This guy is good. He’s reading my mail. I would rather, in my flesh, have everything quietly under control than crying out to God sobbing in public. I see, however, God would rather have me doing the latter than the former. Calvin continues to hit me with Bible soaked reality:
He afflicts us either with disgrace or poverty, or bereavement, or disease, or other calamities. Utterly unequal to bearing these, in so far as they touch us, we soon succumb to them. Thus humbled, we learn to call upon his power which alone makes us stand fast under the weight of afflictions. But even the most holy persons, however much they may recognize that they stand not through their own strength but through God’s grace, are too sure of their own fortitude and constancy unless by the testing of the cross he bring them into a deeper knowledge of himself.
Calvin spends page after page explaining all the great building God is doing in our: character, patience, perseverance, perspective and hope when we experience the cross. He then gets a bit angry and mentions the Stoics. The Stoics would bring up the fact we should be so internally close to God we are unfazed by the external circumstances of our life. The Stoics would look down on my wife for not just sobbing, but for having any negative feelings regarding her pain. Calvin, however, pleads with me to let my wife sob. He calls the Stoics a bunch of names I can’t repeat on this blog. He convinces me the act of weeping is a healthy part of the Christian life. He reminds me Jesus wept in public. He asks me if I’m more holy than Jesus? I keep my mouth shut and take another sip of my Luther Latte. This mentor is living up to his reputation.
I’m beginning to recognize the role of the cross in my life. It isn’t wrong for my wife to go to physical therapy, it’s not wrong for us to pray this season will be short, but I need to have eyes ready to recognize the cross when it comes my way. I need to remember the final goal is not health and wealth in this life. Health and wealth can be seasons of mercy and grace given to us by God, but they aren’t the only form of the good life. Calvin leaves us with a final thought:
In fine, the whole soul, enmeshed in the allurements of the flesh, seeks its happiness on earth. To counter this evil the Lord instructs his followers in the vanity of the present life by continual proof of its miseries. Therefore, that they may not promise themselves a deep and secure peace in it, he permits them often to be troubled and plagued either with wars or tumults, or robberies, or other injuries. That they may not pant with too great eagerness after fleeting and transient riches, or repose in those which they possess, he sometimes by exile, sometimes by barrenness of the earth, sometimes by fire, sometimes by other means, reduces them to poverty, or at least confines them to a moderate station. That they may not too complacently take delight in the goods of marriage, he either causes them to be troubled by the depravity of their wives or humbles them by evil offspring, or afflicts them with bereavement. But if, in all these matters, he is more indulgent toward them, yet, that they may not either be puffed up with vainglory or exult in self-assurance, he sets before their eyes, through diseases and perils, how unstable and fleeting are all the goods that are subject to mortality.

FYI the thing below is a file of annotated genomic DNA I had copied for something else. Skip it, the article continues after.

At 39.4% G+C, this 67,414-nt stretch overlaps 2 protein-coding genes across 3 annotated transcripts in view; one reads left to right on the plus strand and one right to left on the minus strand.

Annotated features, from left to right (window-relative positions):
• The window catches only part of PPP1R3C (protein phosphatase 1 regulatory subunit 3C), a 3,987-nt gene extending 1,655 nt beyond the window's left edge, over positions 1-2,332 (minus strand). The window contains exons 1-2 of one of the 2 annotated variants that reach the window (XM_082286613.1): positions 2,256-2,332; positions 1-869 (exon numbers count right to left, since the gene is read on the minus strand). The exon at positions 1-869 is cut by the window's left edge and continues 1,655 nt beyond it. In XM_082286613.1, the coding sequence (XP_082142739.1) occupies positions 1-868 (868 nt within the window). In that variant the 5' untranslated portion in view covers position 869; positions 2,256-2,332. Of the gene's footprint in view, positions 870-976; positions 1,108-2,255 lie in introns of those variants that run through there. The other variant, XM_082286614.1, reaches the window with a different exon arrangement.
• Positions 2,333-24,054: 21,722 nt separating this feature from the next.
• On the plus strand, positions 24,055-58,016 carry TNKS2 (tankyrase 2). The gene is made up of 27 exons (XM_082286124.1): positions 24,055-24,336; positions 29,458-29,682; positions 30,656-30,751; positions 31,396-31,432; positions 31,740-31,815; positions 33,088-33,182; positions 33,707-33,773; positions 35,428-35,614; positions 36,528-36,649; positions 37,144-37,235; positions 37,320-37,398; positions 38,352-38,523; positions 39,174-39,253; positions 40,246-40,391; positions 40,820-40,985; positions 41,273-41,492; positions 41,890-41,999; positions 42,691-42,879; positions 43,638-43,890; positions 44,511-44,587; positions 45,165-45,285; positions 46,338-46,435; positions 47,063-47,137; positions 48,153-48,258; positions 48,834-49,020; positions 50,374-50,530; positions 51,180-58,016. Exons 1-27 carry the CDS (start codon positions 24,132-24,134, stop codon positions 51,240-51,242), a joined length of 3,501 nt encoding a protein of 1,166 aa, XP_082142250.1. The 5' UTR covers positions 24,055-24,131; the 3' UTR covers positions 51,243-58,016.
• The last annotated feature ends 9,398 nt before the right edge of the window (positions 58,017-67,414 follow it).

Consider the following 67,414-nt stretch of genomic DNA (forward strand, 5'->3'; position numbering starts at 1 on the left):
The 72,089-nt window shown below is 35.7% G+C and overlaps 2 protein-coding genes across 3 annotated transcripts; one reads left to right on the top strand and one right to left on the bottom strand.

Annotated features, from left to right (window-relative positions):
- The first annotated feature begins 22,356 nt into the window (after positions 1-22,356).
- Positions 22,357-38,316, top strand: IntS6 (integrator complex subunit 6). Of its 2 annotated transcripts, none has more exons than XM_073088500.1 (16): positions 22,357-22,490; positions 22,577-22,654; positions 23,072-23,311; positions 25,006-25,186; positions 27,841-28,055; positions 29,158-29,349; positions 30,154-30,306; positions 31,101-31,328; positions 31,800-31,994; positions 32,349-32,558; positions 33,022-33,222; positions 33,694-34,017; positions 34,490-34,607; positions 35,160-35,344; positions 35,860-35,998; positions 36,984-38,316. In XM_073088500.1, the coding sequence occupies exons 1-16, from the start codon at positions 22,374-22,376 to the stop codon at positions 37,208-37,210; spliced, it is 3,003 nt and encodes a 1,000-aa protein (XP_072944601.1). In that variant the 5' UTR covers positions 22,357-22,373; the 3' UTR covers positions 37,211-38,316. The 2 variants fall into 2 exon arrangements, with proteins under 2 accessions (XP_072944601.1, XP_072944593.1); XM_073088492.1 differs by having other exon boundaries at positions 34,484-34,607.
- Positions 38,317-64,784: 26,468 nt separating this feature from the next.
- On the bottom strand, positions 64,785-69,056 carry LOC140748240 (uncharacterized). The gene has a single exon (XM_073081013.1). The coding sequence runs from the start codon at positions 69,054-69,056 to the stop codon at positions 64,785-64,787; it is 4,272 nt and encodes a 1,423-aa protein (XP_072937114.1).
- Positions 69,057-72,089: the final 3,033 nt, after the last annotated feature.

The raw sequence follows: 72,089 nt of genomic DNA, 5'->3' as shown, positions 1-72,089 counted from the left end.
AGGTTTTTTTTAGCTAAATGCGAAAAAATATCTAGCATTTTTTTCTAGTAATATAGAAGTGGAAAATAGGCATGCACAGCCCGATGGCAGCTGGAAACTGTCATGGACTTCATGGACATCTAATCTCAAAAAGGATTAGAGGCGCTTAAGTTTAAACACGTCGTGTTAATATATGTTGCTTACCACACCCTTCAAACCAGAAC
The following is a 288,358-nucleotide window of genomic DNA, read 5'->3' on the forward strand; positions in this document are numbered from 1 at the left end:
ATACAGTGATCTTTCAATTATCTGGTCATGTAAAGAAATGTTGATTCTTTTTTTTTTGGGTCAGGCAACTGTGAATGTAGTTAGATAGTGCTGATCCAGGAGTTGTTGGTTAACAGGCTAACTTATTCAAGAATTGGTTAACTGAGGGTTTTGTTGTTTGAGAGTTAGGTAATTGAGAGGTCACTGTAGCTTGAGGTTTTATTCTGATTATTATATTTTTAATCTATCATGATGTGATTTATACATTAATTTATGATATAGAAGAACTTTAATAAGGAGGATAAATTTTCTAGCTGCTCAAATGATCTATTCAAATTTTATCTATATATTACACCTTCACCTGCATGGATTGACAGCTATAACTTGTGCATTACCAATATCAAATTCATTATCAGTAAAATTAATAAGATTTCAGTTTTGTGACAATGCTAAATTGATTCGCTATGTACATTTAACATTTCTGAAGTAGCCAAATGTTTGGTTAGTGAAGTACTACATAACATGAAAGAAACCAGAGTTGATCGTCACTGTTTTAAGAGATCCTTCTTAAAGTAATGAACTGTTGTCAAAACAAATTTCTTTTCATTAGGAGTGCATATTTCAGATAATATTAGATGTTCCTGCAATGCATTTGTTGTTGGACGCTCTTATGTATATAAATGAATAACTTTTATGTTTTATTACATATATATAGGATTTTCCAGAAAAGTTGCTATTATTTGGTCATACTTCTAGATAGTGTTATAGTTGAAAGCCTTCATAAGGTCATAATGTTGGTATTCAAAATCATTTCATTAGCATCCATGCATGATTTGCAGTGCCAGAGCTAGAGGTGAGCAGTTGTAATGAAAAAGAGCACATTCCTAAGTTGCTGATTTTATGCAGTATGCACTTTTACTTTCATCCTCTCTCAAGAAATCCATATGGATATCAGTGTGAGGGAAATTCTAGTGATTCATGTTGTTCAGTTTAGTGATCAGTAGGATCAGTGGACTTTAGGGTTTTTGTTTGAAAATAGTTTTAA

Then only do we rightly advance by the discipline of the cross, when we learn that this life, judged in itself, is troubled, turbulent, unhappy in countless ways, and in no respect clearly happy; that all those things which are judged to be its good are uncertain, fleeting, vain, and vitiated by many intermingled evils. From this, at the same time, we conclude that in this life we are to seek and hope for nothing but struggle; when we think of our crown, we are to raise our eyes to heaven. for this we must believe: that the mind is never seriously aroused to desire and ponder the life to come unless it be previously imbued with contempt for the present life.
If you are experiencing the cross today please look up and wait on the Lord [Psalm 25]. Be a friend to others who are waiting on the Lord. There is nowhere else to go. You have a Savior able to identify with you in every way. Take His burden, find a deeper rest for your soul. Through the process, however, don’t be afraid to weep publicly. The Victorious Christian Life includes seasons of Victorious Christian Sobbing.